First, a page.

(A and B) In a collinear magnet, exchange interaction and magnetic anisotropy are fundamental parameters. Exchange interaction arises from electrons’ antisymmetric wave function and is governed by coulombic interaction under the Pauli exclusion principle. Exchange interaction between spins can be directly established (red dashed line 1) or indirectly mediated by conduction electrons (green ball with dashed lines labeled 2) or intermediate anions (orange ball with dashed lines labeled 3) such as O2–. While spins are aligned, there is usually a preferred orientation, which means magnetic anisotropy. Magnetic anisotropy has a variety of sources such as magnetocrystalline anisotropy, shape anisotropy, and stress anisotropy. (C to F) In a 2D isotropic Heisenberg ferromagnet, there will be massive excitations of magnons at nonzero temperatures because of the absence of a spin wave excitation gap, the abrupt onset of magnon density of states (DOS), and the diverging Bose-Einstein statistics at zero energy; the result is collapse of long-range magnetic order. The presence of uniaxial magnetic anisotropy (UMA) opens up the spin wave excitation gap to resist the thermal agitations of magnons, leading to the finite Curie temperature. As the system evolves from 2D to 3D, the magnon DOS spectrum changes from a step function to a gradually increasing function with zero DOS at the threshold of excitation. Therefore, in 3D systems, UMA (related to the spin wave excitation gap) is not a prerequisite for the presence of finite-temperature long-range magnetic order.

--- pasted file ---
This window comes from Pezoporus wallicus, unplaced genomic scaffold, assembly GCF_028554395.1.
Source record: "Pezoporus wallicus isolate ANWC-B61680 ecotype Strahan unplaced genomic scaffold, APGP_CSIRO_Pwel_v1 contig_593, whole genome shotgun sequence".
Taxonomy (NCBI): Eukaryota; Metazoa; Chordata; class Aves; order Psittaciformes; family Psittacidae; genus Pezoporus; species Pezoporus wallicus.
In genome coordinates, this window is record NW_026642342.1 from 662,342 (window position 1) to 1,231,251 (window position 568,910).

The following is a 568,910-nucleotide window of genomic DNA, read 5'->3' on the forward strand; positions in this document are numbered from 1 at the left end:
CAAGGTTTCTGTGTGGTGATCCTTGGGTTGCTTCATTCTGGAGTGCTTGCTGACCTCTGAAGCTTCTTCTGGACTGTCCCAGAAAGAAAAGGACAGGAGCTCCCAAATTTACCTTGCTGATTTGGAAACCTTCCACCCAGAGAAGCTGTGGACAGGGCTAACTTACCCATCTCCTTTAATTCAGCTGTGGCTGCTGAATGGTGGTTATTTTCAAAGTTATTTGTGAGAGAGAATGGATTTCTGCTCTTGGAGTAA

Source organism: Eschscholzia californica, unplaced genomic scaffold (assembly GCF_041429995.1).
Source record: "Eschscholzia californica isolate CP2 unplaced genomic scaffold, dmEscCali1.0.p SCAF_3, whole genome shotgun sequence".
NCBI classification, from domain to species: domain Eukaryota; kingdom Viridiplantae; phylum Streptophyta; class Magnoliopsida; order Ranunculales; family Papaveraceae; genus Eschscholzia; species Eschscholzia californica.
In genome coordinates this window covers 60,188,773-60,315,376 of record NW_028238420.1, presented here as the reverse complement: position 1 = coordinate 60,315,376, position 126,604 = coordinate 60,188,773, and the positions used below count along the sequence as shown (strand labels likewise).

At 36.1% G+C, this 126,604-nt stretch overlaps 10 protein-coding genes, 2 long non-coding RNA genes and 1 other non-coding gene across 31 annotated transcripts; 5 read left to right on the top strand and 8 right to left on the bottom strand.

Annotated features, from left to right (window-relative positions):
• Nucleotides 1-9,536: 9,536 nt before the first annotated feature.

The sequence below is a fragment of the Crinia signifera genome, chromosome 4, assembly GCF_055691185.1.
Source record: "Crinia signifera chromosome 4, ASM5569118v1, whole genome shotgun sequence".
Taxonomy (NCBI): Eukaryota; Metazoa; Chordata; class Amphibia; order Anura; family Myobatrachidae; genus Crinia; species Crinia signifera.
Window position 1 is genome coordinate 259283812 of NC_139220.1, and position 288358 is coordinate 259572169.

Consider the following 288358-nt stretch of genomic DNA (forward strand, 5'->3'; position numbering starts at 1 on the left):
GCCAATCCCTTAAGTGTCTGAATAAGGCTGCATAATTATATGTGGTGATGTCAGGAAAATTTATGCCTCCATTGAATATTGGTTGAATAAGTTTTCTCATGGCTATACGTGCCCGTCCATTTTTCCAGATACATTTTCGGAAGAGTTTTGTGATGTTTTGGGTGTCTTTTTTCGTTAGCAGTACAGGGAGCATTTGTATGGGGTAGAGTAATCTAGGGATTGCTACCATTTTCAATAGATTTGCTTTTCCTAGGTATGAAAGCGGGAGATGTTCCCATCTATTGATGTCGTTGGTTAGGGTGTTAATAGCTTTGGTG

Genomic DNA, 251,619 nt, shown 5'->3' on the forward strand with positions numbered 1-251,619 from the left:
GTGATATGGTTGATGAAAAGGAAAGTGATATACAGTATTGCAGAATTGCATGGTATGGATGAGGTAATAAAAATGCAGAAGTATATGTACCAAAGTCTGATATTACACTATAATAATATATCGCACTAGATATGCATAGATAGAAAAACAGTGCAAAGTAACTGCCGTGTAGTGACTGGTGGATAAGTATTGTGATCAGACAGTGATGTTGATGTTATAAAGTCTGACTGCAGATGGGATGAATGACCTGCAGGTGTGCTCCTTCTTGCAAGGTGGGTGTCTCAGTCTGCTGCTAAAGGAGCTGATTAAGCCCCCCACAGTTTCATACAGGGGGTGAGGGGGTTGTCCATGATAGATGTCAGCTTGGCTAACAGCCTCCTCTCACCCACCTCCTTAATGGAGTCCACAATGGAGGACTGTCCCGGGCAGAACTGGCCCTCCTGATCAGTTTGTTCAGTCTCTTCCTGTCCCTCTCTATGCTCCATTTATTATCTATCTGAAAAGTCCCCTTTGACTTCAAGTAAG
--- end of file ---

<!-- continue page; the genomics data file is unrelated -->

The past a few decades have witnessed the role of epitaxial thin films and superlattices as testing grounds for the experimental exploration of 2D magnetic properties and spin entity (i.e., spin-polarized electrons or spin waves) propagations. Seminal phenomena such as giant magnetoresistance (7, 8), the dimensionality effect (911), and oscillating exchange coupling (12) were discovered. But it has been a long-standing challenge to access the intrinsic magnetic properties of ultrathin films as a pure quantum confinement effect of their 3D counterparts; these traditional thin films suffer from various perturbations such as interfacial hybridization, electronic redistribution, reduced coordination with band narrowing, atomic interdiffusion, strain, crystalline reconstruction, finite-size islands (typically tens of nanometers), and irregular shapes (13, 14). Therefore, the properties of such ultrathin films are difficult to precisely control and replicate.